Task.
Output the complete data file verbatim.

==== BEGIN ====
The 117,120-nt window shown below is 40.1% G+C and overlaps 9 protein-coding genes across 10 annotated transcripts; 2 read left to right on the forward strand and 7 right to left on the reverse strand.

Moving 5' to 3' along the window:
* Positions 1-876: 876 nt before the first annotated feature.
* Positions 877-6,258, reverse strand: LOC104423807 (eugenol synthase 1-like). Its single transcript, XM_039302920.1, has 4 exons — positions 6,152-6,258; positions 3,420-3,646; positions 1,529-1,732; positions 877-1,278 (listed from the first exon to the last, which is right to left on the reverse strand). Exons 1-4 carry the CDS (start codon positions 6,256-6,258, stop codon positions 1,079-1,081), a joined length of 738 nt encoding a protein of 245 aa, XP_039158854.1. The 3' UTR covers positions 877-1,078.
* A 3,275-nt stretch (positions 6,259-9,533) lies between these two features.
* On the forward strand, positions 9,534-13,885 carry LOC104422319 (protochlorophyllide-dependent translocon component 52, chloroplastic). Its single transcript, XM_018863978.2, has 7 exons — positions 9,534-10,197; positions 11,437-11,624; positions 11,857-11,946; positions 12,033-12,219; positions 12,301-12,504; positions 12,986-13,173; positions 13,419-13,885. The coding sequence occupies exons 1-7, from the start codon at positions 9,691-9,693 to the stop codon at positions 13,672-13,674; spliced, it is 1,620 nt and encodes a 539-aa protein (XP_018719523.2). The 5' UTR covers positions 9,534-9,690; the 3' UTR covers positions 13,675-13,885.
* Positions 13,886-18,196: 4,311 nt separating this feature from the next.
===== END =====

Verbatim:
The 117,120-nt window shown below is 40.1% G+C and overlaps 9 protein-coding genes across 10 annotated transcripts; 2 read left to right on the forward strand and 7 right to left on the reverse strand.

Moving 5' to 3' along the window:
* Positions 1-876: 876 nt before the first annotated feature.
* Positions 877-6,258, reverse strand: LOC104423807 (eugenol synthase 1-like). Its single transcript, XM_039302920.1, has 4 exons — positions 6,152-6,258; positions 3,420-3,646; positions 1,529-1,732; positions 877-1,278 (listed from the first exon to the last, which is right to left on the reverse strand). Exons 1-4 carry the CDS (start codon positions 6,256-6,258, stop codon positions 1,079-1,081), a joined length of 738 nt encoding a protein of 245 aa, XP_039158854.1. The 3' UTR covers positions 877-1,078.
* A 3,275-nt stretch (positions 6,259-9,533) lies between these two features.
* On the forward strand, positions 9,534-13,885 carry LOC104422319 (protochlorophyllide-dependent translocon component 52, chloroplastic). Its single transcript, XM_018863978.2, has 7 exons — positions 9,534-10,197; positions 11,437-11,624; positions 11,857-11,946; positions 12,033-12,219; positions 12,301-12,504; positions 12,986-13,173; positions 13,419-13,885. The coding sequence occupies exons 1-7, from the start codon at positions 9,691-9,693 to the stop codon at positions 13,672-13,674; spliced, it is 1,620 nt and encodes a 539-aa protein (XP_018719523.2). The 5' UTR covers positions 9,534-9,690; the 3' UTR covers positions 13,675-13,885.
* Positions 13,886-18,196: 4,311 nt separating this feature from the next.